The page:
GC's Wallace commits to Penn State
While speculation and rumor-mongering swirled around Jelani Jenkins' official visit to Penn State last weekend, it was his Good Counsel football teammate who decided his future on the trip.
Cornerback Mike Wallace left Maryland for the official visit to State College without a scholarship offer from the Nittany Lions. But right before leaving, assistant coach Larry Johnson sat down and offered Wallace a place in the 2009 recruiting class. On Jan. 21, he decided to accept.
"Penn State has always kind of been my dream school," Wallace said. "When I got up there for the official, everybody was really nice and treated me like everyone else. I don't know if I was the only one there without an offer, but I was one of the only ones."
Penn State is the alma mater of Wallace's first cousin Terry Killens, a linebacker who played eight seasons in the NFL and won an AFC Championship ring with the 1999 Tennessee Titans. It also has a highly rated Kinesiology program, Wallace's chosen major.
Wallace's official announcement came Thursday night on News Channel 8, where he was joined by Jenkins. Jenkins is rated by most recruiting services as one of the top, if not the top, linebacker available in the nation. He will make his decision on National Letter of Intent Day, Feb. 4.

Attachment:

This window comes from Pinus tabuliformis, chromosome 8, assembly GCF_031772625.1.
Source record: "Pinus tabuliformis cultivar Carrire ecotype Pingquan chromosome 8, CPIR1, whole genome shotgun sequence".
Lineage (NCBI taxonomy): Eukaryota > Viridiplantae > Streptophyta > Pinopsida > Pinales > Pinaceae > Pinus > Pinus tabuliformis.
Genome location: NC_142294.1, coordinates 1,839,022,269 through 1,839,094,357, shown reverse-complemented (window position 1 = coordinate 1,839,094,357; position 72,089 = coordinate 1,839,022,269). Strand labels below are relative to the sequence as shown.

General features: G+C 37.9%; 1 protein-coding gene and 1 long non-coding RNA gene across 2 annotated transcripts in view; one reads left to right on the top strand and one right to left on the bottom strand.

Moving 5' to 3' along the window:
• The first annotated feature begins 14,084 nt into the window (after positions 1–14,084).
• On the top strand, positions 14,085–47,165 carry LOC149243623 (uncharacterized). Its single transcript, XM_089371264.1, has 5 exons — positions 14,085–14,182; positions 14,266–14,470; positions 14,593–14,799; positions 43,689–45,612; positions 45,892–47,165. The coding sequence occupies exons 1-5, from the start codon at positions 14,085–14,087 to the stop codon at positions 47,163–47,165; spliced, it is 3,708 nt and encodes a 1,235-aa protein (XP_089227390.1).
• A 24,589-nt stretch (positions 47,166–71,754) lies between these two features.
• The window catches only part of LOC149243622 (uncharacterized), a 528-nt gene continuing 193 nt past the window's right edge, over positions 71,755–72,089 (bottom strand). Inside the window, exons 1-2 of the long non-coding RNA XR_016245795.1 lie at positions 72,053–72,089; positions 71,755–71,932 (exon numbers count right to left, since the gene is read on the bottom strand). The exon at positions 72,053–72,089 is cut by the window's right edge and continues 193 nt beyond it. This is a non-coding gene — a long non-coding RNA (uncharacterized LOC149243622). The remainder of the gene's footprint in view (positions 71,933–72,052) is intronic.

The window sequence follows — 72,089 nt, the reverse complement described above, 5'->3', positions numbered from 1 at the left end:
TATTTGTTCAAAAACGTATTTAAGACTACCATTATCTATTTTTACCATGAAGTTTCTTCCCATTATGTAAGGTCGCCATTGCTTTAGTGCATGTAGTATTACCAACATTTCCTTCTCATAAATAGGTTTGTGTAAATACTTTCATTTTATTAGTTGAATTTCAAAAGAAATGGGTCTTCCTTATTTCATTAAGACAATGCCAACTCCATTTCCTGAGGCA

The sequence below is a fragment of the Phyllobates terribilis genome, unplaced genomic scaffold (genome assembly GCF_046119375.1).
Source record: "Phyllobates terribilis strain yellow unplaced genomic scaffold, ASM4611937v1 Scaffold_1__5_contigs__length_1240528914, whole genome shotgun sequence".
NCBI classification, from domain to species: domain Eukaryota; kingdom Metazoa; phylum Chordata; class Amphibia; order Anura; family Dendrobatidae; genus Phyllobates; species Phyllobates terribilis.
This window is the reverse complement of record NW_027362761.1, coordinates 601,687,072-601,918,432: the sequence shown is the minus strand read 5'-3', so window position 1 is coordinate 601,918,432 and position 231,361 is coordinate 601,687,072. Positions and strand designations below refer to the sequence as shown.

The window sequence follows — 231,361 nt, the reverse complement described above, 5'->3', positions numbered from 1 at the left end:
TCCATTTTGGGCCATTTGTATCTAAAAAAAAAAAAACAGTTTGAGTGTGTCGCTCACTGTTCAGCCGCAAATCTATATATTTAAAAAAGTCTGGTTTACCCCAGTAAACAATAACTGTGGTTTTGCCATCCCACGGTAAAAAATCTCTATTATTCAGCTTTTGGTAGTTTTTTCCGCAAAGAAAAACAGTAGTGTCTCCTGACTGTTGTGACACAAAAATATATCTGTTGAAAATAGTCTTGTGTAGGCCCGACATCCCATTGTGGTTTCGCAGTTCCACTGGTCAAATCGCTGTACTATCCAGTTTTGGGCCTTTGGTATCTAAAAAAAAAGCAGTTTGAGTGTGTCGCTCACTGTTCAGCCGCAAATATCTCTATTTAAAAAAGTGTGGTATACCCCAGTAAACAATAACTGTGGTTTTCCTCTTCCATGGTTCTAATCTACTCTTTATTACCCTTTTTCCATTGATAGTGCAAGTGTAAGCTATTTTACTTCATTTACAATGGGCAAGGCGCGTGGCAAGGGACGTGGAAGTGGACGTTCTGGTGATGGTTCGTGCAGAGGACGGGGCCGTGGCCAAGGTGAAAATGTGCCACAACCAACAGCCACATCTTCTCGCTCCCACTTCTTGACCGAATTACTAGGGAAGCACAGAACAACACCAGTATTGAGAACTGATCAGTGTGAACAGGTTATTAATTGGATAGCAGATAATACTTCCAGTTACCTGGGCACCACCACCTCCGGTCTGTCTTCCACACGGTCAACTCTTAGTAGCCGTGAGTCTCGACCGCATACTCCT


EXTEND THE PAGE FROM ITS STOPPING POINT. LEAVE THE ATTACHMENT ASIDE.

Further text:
The 5-foot-11, 185-pound Wallace was named to the All-Gazette Honorable Mention list in both 2007 and '08. He blocked two extra point attempts in his final high school game, a loss to DeMatha in the Washington Catholic Athletic Conference championship.
He received official offers from 10 schools, seven in Division I-AA. His other Division I-A offers came from Stanford and New Mexico, the latter of which Wallace said he was leaning toward until the offer came from Penn State.
According to Wallace's father, Mike Sr., four other schools — Vanderbilt (Tenn.), New Mexico State, Michigan State and Connecticut — were showing late interest but had yet to extend an official offer.
"I think a lot of the recruiters who were brought to the school, saw his highlight tape and said, Whoa, where's this kid been?'" Mike Wallace Sr. said.